flash point fluctuations of several deg C.
Measures for Case-A
The choice of materials of construction
for the containers, funnels chutes, etc. is not
restricted, plastic bags are also permitted
- Any parts made of conductive materials
must be bonded and earthed.
- The powder to be charged is combustible
and its minimum igintion energy (measured for the
fine fraction of the powder) is in the range <=
50 mj or unknown.
- Adherence to the flash point/temperatuere
condition stated for the case A cannot be guaranteed.
Measures for Case-B
- Drum or container, funnel, chute,
etc. must be of conductive material* and must be earthed.
("Conductive" plastic is acceptable only
if the conductivity has been verified by measurement.)
The floor must be conductive for static
electricity & operation personnel's must wear conductive
- The use of containers (Whether conductive
or not) with plastic liners or of containers, packing,
etc. with non-conductive coating is forbidden.
All external ignition sources (viz. Open flames, sparks
from grinding or percussion) must be excluded.
Shovels used for charging must either be of wood and
have a wooden handle, or be of
metal and earthed.
The charging of bulk quantities must be done in lots
of not more than 50 kgs, with an
interval of approximately 1/2 minute between charges.
Open charging in the presence of carbon disulphide,
hydrogen, and acetylene is
This procedure makes great demands on the reliability
of the operating personnel and places upon the supervision
and the manager a particularly high degree of responsibility.
SPECIAL PROBLEMS PERTINENT TO CERTAIN TYPES
Entrainment of electrostatic charges
- When highly charged product is filled into a conductive
container, the latter will also be charged if it is
When an earthed object is approached - this may be an
operator wearing conductive shoes, a charge can jump.
If the operator handling such a conductor wears non-conductive
shoes, sparking is still possible when he touches an
earthed conductive object (e.g. earthed pipeline).
Use transport containers with conductive wheels.
- Wear conductive shoes.
- Keep wheels and shoes clean, check conductivity periodically
Intensive charging of the conveyed material as well
of the pipeline due to the separation processes constantly
occurring at high speeds between the conveyed material
and the pipeline.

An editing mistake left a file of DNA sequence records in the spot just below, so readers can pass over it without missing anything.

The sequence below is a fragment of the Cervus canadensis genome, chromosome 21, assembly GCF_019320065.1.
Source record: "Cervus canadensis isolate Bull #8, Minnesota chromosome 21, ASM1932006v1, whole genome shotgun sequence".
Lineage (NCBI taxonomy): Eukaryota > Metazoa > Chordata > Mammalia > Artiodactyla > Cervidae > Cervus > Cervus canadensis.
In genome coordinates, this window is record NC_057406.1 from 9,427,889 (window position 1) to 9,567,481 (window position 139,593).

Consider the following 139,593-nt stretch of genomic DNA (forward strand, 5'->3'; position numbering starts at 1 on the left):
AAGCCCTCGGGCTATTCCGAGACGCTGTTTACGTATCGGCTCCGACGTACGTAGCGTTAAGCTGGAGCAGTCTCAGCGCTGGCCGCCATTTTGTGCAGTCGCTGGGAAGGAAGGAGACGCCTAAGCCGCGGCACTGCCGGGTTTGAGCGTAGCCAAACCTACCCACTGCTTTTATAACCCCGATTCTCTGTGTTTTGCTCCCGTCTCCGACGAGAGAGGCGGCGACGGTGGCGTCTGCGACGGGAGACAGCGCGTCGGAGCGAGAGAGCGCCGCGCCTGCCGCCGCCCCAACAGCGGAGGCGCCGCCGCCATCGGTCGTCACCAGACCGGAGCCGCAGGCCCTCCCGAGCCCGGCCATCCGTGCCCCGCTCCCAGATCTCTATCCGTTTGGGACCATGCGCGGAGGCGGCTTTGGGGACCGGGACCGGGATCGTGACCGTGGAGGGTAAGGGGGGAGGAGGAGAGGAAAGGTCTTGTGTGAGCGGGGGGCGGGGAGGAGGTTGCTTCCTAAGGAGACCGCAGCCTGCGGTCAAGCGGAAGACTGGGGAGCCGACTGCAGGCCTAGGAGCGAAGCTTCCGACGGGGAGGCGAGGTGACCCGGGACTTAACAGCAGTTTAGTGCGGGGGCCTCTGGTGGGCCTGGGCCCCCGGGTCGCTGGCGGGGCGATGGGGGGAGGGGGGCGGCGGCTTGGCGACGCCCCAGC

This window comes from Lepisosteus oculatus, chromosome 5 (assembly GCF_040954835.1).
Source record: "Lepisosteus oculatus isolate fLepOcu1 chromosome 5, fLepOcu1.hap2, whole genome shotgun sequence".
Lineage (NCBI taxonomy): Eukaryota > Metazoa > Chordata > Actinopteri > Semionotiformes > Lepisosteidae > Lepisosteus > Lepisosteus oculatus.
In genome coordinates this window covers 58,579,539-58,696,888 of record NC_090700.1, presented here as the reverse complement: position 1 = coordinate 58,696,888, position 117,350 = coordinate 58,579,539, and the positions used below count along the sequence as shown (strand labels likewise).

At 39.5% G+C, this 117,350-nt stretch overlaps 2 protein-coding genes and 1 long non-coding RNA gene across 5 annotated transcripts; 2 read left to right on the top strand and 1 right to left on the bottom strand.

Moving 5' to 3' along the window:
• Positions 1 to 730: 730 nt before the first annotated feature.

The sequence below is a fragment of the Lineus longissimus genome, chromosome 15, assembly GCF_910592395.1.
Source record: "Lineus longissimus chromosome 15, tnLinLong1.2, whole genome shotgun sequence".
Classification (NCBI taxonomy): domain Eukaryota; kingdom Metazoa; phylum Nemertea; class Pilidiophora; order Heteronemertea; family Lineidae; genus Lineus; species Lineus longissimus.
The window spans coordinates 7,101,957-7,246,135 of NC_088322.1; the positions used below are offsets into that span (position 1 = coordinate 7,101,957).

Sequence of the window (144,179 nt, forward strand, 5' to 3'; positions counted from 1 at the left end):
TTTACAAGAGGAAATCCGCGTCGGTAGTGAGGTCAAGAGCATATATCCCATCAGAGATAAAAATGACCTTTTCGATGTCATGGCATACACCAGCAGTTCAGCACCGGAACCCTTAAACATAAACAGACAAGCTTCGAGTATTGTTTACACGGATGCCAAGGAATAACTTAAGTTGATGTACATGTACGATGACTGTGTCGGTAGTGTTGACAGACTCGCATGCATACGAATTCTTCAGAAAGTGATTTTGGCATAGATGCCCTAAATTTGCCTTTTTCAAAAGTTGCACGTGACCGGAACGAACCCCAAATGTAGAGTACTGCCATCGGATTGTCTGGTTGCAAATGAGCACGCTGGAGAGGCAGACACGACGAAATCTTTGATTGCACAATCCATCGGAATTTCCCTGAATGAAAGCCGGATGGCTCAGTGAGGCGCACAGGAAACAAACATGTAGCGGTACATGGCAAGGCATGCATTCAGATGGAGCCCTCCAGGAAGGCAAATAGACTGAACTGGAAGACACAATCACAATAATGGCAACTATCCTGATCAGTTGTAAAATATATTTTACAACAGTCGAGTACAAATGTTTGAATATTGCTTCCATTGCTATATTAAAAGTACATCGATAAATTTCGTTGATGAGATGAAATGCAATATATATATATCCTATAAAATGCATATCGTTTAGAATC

Sparks between conductive parts, e.g. between metal
flanges and a part of the steel structure of the building.
Entrainment of considerable charges into receiving Containers
Wherever possible have pipeline used for pneumatic transfer
made of metal # throughout and ensure good earthing.
# (Plastic material is acceptable only when sufficient
conductivity has been verified by measurement.)
No insulating coatings on the inner surfaces of metal
containers and metal pipelines.
For plastic transfer lines, plastic flanges should used.
If metal flanges are used, they must be earthed. Individual
bolts on plastic flanges need not be earthed.
On pipelines constructed of insulating material, no
coating or sheathing (e.g. for reinforcement) of conductive
material should be applies, since this will lead to
an increased accumulation of charges on the inside;
berg discharges may occur.
If possible, pneumatic transfer lines should not be
directly connected to containers of silos; instead,
the powder should be separated first in a cyclone of
conductive material (charges will drain off, velocities
will be reduced).
SPRAY DRYING, FLUID BED DRYING
High charging of the substances (powders and possibly
granulates) owing to the high speed separation of the
particles in very dry atmosphere both in the drier itself
and in the dust separator (cyclone) or filter. Charging
of parts of apparatus that come into contact with the
powder, spark discharges with ignition, especially if
flammable dust and flammable vapors or gases are present
simultaneously. Flammable gases may be ignited with
1 /100 to 1 /10 of the energy required to ignite dusts.
Mixtures of combustible dusts with flammable gasses
or vapors in air may be explosive even when the concentration
of the individual components is below their respective
lower explosion limits.
All metal parts of the casing of the apparatus must